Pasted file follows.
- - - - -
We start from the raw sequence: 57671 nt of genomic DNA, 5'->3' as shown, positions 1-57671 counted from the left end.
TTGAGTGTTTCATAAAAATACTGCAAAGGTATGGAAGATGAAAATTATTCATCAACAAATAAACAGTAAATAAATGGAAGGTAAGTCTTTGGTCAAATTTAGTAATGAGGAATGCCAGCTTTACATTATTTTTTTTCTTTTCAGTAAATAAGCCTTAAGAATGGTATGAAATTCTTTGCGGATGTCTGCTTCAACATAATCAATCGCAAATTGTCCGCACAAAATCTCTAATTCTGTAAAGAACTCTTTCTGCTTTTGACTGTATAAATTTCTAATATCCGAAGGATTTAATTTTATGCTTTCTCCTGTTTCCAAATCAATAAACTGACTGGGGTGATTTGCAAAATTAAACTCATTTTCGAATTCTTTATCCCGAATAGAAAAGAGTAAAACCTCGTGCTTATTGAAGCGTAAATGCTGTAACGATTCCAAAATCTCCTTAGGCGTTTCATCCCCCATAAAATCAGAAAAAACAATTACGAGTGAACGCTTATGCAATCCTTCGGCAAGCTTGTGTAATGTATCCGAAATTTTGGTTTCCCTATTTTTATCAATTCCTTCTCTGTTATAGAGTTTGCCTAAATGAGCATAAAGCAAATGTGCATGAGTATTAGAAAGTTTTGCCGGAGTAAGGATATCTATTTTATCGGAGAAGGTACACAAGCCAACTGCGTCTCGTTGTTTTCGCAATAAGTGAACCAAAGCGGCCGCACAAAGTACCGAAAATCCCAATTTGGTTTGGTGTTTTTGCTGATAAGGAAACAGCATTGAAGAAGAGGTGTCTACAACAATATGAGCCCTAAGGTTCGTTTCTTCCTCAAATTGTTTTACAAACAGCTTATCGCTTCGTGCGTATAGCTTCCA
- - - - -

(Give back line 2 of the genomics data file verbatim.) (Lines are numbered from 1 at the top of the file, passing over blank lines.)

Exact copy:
TTGAGTGTTTCATAAAAATACTGCAAAGGTATGGAAGATGAAAATTATTCATCAACAAATAAACAGTAAATAAATGGAAGGTAAGTCTTTGGTCAAATTTAGTAATGAGGAATGCCAGCTTTACATTATTTTTTTTCTTTTCAGTAAATAAGCCTTAAGAATGGTATGAAATTCTTTGCGGATGTCTGCTTCAACATAATCAATCGCAAATTGTCCGCACAAAATCTCTAATTCTGTAAAGAACTCTTTCTGCTTTTGACTGTATAAATTTCTAATATCCGAAGGATTTAATTTTATGCTTTCTCCTGTTTCCAAATCAATAAACTGACTGGGGTGATTTGCAAAATTAAACTCATTTTCGAATTCTTTATCCCGAATAGAAAAGAGTAAAACCTCGTGCTTATTGAAGCGTAAATGCTGTAACGATTCCAAAATCTCCTTAGGCGTTTCATCCCCCATAAAATCAGAAAAAACAATTACGAGTGAACGCTTATGCAATCCTTCGGCAAGCTTGTGTAATGTATCCGAAATTTTGGTTTCCCTATTTTTATCAATTCCTTCTCTGTTATAGAGTTTGCCTAAATGAGCATAAAGCAAATGTGCATGAGTATTAGAAAGTTTTGCCGGAGTAAGGATATCTATTTTATCGGAGAAGGTACACAAGCCAACTGCGTCTCGTTGTTTTCGCAATAAGTGAACCAAAGCGGCCGCACAAAGTACCGAAAATCCCAATTTGGTTTGGTGTTTTTGCTGATAAGGAAACAGCATTGAAGAAGAGGTGTCTACAACAATATGAGCCCTAAGGTTCGTTTCTTCCTCAAATTGTTTTACAAACAGCTTATCGCTTCGTGCGTATAGCTTCCA